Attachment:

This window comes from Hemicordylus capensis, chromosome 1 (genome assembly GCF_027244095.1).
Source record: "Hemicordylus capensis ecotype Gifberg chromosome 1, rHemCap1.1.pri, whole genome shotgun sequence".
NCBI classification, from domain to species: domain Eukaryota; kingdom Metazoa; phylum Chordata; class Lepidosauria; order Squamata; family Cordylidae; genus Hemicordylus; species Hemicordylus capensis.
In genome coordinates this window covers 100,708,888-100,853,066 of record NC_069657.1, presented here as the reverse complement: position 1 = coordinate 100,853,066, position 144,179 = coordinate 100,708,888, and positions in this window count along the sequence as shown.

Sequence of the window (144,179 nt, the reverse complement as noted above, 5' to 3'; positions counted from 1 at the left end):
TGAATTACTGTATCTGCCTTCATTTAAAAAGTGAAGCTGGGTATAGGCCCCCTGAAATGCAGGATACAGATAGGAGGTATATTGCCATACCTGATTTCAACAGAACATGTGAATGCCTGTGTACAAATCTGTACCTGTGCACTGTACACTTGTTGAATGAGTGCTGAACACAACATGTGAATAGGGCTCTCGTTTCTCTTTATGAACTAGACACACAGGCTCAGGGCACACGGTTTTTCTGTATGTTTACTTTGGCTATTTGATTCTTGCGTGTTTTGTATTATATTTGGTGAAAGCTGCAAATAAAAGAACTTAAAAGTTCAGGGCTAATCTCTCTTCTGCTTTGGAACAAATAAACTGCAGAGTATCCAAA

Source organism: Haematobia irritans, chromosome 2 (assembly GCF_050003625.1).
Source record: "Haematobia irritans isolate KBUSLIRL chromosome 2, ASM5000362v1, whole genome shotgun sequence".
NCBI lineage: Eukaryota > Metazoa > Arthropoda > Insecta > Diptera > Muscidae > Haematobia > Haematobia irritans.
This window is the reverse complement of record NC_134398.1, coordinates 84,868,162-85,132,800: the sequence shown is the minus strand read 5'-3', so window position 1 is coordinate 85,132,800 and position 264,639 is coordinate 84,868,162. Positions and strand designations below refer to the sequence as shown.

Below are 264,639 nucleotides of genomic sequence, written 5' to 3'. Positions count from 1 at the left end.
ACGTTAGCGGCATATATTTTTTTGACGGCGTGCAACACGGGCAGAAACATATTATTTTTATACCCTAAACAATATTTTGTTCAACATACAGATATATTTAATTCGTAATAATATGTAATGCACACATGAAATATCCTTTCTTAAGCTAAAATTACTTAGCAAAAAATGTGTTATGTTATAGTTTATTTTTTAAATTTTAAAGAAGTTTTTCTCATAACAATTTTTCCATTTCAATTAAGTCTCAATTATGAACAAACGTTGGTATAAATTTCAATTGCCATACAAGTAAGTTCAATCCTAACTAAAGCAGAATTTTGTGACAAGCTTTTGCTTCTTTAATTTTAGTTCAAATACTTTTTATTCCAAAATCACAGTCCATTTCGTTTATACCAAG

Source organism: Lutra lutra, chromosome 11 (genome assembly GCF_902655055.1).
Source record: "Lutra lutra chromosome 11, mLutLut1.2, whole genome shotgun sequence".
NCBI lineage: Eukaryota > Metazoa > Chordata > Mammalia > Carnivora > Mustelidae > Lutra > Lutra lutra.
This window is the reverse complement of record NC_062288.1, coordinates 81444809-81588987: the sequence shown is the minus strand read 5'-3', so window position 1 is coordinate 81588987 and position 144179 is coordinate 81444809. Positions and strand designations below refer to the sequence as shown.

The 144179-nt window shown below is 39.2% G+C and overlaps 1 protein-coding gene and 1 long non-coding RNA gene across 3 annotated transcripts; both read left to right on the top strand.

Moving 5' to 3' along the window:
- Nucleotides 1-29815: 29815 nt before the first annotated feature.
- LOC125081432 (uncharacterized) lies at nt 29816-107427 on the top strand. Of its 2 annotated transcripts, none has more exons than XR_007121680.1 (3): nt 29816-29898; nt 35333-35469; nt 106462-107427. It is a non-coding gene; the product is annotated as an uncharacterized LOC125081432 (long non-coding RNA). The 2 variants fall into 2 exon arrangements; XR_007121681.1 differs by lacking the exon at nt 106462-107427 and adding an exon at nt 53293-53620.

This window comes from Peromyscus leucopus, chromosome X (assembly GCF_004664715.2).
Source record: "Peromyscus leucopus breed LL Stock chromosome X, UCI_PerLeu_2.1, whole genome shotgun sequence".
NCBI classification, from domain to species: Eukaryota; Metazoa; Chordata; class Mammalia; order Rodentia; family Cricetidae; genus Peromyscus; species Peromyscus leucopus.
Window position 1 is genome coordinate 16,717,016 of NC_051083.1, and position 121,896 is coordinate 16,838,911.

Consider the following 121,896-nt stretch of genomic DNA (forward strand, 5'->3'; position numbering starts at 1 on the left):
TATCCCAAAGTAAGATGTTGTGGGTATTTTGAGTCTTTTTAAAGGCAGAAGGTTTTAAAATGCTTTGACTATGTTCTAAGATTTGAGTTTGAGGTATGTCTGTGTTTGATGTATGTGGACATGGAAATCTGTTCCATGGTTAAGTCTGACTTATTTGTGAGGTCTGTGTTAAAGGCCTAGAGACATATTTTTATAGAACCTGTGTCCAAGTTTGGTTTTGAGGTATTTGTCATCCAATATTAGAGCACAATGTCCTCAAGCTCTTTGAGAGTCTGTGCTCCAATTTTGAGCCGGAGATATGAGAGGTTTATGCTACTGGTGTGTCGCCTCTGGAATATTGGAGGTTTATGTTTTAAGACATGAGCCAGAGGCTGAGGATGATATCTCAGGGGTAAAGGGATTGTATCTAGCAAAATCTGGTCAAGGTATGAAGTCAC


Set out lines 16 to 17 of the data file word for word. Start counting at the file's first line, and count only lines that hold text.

This window is the reverse complement of record NC_062288.1, coordinates 81444809-81588987: the sequence shown is the minus strand read 5'-3', so window position 1 is coordinate 81588987 and position 144179 is coordinate 81444809. Positions and strand designations below refer to the sequence as shown.

The 144179-nt window shown below is 39.2% G+C and overlaps 1 protein-coding gene and 1 long non-coding RNA gene across 3 annotated transcripts; both read left to right on the top strand.